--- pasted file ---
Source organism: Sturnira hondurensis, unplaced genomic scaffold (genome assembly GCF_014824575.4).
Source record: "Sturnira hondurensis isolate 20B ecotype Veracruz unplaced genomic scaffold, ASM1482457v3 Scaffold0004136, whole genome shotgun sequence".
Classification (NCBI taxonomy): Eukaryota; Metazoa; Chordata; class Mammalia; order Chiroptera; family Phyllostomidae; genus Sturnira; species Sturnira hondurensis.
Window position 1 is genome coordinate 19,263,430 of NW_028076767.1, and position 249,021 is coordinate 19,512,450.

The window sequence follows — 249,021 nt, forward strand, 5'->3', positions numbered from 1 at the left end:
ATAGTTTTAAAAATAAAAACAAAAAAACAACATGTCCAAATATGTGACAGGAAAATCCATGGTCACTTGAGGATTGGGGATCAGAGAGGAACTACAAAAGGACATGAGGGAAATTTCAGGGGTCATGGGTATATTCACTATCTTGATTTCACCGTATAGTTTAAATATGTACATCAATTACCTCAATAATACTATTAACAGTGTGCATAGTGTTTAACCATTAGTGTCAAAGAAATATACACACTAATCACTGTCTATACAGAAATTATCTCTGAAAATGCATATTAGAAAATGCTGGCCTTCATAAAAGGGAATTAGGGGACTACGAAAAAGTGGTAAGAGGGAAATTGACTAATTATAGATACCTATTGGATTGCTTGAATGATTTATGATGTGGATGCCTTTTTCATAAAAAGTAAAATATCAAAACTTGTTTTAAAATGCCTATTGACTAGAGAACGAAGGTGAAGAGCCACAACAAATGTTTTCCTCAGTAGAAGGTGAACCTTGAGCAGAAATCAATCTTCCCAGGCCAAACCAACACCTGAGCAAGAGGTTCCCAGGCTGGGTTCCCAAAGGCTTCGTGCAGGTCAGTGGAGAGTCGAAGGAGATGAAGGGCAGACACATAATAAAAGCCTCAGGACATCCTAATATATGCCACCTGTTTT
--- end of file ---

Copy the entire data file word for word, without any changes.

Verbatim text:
Source organism: Sturnira hondurensis, unplaced genomic scaffold (genome assembly GCF_014824575.4).
Source record: "Sturnira hondurensis isolate 20B ecotype Veracruz unplaced genomic scaffold, ASM1482457v3 Scaffold0004136, whole genome shotgun sequence".
Classification (NCBI taxonomy): Eukaryota; Metazoa; Chordata; class Mammalia; order Chiroptera; family Phyllostomidae; genus Sturnira; species Sturnira hondurensis.
Window position 1 is genome coordinate 19,263,430 of NW_028076767.1, and position 249,021 is coordinate 19,512,450.

The window sequence follows — 249,021 nt, forward strand, 5'->3', positions numbered from 1 at the left end:
ATAGTTTTAAAAATAAAAACAAAAAAACAACATGTCCAAATATGTGACAGGAAAATCCATGGTCACTTGAGGATTGGGGATCAGAGAGGAACTACAAAAGGACATGAGGGAAATTTCAGGGGTCATGGGTATATTCACTATCTTGATTTCACCGTATAGTTTAAATATGTACATCAATTACCTCAATAATACTATTAACAGTGTGCATAGTGTTTAACCATTAGTGTCAAAGAAATATACACACTAATCACTGTCTATACAGAAATTATCTCTGAAAATGCATATTAGAAAATGCTGGCCTTCATAAAAGGGAATTAGGGGACTACGAAAAAGTGGTAAGAGGGAAATTGACTAATTATAGATACCTATTGGATTGCTTGAATGATTTATGATGTGGATGCCTTTTTCATAAAAAGTAAAATATCAAAACTTGTTTTAAAATGCCTATTGACTAGAGAACGAAGGTGAAGAGCCACAACAAATGTTTTCCTCAGTAGAAGGTGAACCTTGAGCAGAAATCAATCTTCCCAGGCCAAACCAACACCTGAGCAAGAGGTTCCCAGGCTGGGTTCCCAAAGGCTTCGTGCAGGTCAGTGGAGAGTCGAAGGAGATGAAGGGCAGACACATAATAAAAGCCTCAGGACATCCTAATATATGCCACCTGTTTT